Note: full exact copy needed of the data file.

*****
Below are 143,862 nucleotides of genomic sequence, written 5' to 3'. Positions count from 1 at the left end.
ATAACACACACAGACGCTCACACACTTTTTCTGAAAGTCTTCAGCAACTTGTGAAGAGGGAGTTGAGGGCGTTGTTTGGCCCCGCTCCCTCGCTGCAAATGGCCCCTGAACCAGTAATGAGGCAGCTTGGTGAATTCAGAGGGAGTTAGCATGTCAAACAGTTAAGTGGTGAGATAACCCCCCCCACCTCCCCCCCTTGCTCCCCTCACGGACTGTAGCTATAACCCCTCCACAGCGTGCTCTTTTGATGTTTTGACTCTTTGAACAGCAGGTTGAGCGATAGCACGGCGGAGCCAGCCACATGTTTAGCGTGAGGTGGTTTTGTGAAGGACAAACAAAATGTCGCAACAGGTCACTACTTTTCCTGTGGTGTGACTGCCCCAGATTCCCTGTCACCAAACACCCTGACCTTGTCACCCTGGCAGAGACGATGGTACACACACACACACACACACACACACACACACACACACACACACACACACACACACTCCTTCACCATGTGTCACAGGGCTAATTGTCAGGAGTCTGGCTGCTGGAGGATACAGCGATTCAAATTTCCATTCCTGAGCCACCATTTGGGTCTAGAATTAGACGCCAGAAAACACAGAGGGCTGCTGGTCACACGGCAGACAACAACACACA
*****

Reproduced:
Below are 143,862 nucleotides of genomic sequence, written 5' to 3'. Positions count from 1 at the left end.
ATAACACACACAGACGCTCACACACTTTTTCTGAAAGTCTTCAGCAACTTGTGAAGAGGGAGTTGAGGGCGTTGTTTGGCCCCGCTCCCTCGCTGCAAATGGCCCCTGAACCAGTAATGAGGCAGCTTGGTGAATTCAGAGGGAGTTAGCATGTCAAACAGTTAAGTGGTGAGATAACCCCCCCCACCTCCCCCCCTTGCTCCCCTCACGGACTGTAGCTATAACCCCTCCACAGCGTGCTCTTTTGATGTTTTGACTCTTTGAACAGCAGGTTGAGCGATAGCACGGCGGAGCCAGCCACATGTTTAGCGTGAGGTGGTTTTGTGAAGGACAAACAAAATGTCGCAACAGGTCACTACTTTTCCTGTGGTGTGACTGCCCCAGATTCCCTGTCACCAAACACCCTGACCTTGTCACCCTGGCAGAGACGATGGTACACACACACACACACACACACACACACACACACACACACACACACACACACACACTCCTTCACCATGTGTCACAGGGCTAATTGTCAGGAGTCTGGCTGCTGGAGGATACAGCGATTCAAATTTCCATTCCTGAGCCACCATTTGGGTCTAGAATTAGACGCCAGAAAACACAGAGGGCTGCTGGTCACACGGCAGACAACAACACACA